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Biographical entry Humphreys, John (1925 - 2010)

MRCS 1948; FRCS 1955; MB BCh Liverpool 1948; ChM 1959; LRCP 1948; FRCS Edin 1955; JP.

Born
25 November 1925
Liverpool, UK
Died
1 September 2010
Occupation
General surgeon

Details

John Humphreys was a greatly respected consultant general surgeon in Southport from 1961 to 1990. His main interest was in gastro-intestinal surgery, but he was also a competent urologist. Fully committed to patients under his care, he visited them at weekends to check on their progress. In view of his popularity, it was inevitable that he was recognised by many families on the streets of Southport. He served the College as a surgical tutor, and was also a valued examiner for the Royal College of Surgeons of Edinburgh. During his time in the North Sefton Merseyside region, he was a lecturer in surgery at Liverpool University and a regional adviser to the Royal College of Surgeons of Edinburgh.

He was born in Liverpool on 25 November 1925, the son of William Ernest Humphreys, a pharmacist and lecturer, and Gladys née Monaghan, a housewife. His early education was at Dovedale Road Primary School, Liverpool, and, apart from six months when he was evacuated to Wales during the Second World War, he studied at Quarry Bank High School before entering Liverpool University for his medical training. Here he was awarded prizes in surgery. He recorded his admiration and gratitude to some memorable teachers, including Lord Cohen of Birkenhead, Sir Thomas Jeffcoate and Sir Cyril Clarke.

As a student the lighter side of his life became apparent when he gained an enviable reputation for his skill in walking on upturned beer glasses. The final year as a medical student was in many ways a defining time in John's life and occurred towards the end of the Second World War. He was sent to Liverpool railway station to meet a train full of soldiers who had been injured in the Normandy landings and in the fighting in France. On the platform he saw a beautiful young nurse who was helping the wounded from the carriages. This was his first brief encounter with Marjorie, or 'Maggs', his future wife.

On qualifying, John held house appointments in the Liverpool region, before entering National Service in the Army, having had previous cadet corps experience. He became a regimental medical officer in the West African Frontier Force in Ibadan, Nigeria, before the country gained independence. There was no major fighting other than inter-tribal 'scuffles'. With time on his hands, he was able to write several papers on topics relating to tropical medicine after careful field studies. Highly appropriate to his work was 'gaining' personal experience of a nasty bout of malaria. One of his medical consultations took place at the palace of the Alaafin of Oyo, chief of the Yoruba. The grateful ruler suggested that the young doctor might like to see a private collection of carved statues, recently put together for the British Museum. His visit to inspect the figurines was somewhat truncated when the hut holding these treasures was shaken by angry tribesmen. They needed strong reassurance from the Alaafin himself that John was a doctor and not a missionary, and therefore would not be burning these valuable objects!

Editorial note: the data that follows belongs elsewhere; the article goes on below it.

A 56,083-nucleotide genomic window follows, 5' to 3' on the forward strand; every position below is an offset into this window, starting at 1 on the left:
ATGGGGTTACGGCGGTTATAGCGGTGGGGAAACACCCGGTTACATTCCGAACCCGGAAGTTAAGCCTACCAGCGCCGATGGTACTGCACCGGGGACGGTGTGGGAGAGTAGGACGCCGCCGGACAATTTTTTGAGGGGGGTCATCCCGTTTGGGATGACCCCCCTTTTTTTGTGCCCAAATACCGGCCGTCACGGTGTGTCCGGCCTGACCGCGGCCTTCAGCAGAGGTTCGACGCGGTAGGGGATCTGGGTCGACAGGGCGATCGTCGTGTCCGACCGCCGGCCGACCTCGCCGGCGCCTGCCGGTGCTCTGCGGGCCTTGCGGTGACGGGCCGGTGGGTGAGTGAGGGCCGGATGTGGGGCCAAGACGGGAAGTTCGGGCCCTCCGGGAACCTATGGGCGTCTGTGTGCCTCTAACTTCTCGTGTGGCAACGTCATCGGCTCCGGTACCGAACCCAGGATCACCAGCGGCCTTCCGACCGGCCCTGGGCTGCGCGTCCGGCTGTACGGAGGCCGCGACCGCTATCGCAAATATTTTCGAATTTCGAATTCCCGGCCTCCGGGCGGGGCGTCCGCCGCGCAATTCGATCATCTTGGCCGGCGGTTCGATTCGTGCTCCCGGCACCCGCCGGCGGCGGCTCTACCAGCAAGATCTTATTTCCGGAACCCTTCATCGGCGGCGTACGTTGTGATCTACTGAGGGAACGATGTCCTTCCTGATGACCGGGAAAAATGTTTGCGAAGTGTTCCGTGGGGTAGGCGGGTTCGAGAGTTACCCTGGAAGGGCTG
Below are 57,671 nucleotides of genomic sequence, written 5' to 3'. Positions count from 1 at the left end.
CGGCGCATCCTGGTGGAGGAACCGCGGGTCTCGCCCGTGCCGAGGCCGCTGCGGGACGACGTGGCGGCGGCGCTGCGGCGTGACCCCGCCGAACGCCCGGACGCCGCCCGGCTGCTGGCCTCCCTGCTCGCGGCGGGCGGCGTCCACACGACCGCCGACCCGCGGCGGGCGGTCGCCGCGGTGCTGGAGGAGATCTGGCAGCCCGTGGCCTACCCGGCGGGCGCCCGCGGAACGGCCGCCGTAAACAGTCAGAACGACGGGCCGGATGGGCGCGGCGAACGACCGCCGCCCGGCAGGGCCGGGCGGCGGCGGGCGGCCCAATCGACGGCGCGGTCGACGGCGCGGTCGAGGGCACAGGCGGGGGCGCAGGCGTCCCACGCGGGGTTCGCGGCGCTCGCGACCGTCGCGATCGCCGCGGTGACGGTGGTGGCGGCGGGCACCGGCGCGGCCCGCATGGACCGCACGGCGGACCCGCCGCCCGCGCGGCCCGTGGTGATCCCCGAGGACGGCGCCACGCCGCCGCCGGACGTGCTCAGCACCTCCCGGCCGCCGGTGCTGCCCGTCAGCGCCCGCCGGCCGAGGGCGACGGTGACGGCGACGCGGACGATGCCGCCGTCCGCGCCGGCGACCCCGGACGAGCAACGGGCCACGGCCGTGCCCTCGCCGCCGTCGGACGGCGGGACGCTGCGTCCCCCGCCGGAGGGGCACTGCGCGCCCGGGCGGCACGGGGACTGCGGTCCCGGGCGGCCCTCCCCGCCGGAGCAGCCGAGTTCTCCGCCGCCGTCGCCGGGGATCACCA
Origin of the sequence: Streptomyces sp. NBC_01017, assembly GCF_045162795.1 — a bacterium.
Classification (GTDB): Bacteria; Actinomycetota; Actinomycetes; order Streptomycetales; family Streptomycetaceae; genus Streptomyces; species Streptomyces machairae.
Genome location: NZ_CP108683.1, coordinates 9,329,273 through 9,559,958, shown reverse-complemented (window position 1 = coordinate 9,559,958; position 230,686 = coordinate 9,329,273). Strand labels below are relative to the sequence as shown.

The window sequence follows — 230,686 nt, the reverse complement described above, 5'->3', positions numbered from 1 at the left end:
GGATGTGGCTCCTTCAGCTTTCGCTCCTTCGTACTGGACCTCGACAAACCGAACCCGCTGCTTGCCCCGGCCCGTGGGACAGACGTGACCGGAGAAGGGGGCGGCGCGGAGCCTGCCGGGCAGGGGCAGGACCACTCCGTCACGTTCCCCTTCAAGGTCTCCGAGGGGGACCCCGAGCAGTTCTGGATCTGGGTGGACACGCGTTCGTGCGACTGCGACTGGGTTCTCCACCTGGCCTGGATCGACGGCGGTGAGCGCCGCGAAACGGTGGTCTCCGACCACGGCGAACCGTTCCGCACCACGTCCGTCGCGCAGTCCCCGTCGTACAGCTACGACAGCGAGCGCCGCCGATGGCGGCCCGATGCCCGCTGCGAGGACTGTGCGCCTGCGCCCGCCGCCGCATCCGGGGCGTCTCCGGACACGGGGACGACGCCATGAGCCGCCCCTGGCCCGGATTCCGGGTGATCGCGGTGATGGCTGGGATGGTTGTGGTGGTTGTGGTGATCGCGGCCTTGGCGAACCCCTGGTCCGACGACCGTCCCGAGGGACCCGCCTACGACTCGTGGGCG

On the flight back to the UK, the engines failed and the pilot was forced to make an emergency crash landing in the North African desert. Fortunately there were no casualties. The main concern was that there was no water on board, but happily the nearby French Foreign Legion came to their aid. These escapades did not lessen John's enthusiasm for military service, as he continued in the Territorial Army, reaching the rank of lieutenant colonel. When settled in consultant life he enjoyed spells overseas in Germany and Hong Kong, and was awarded the Territorial Decoration for his services.

John married Marjorie ('Maggs') Bromwell in 1953. When he came back from Africa after two years of National Service he had lost weight and had an extremely sallow complexion, and did not look at all like the handsome final year medical student she knew. She soon had his features and figure back to normal, and continued to work as a nurse during the early years of their marriage.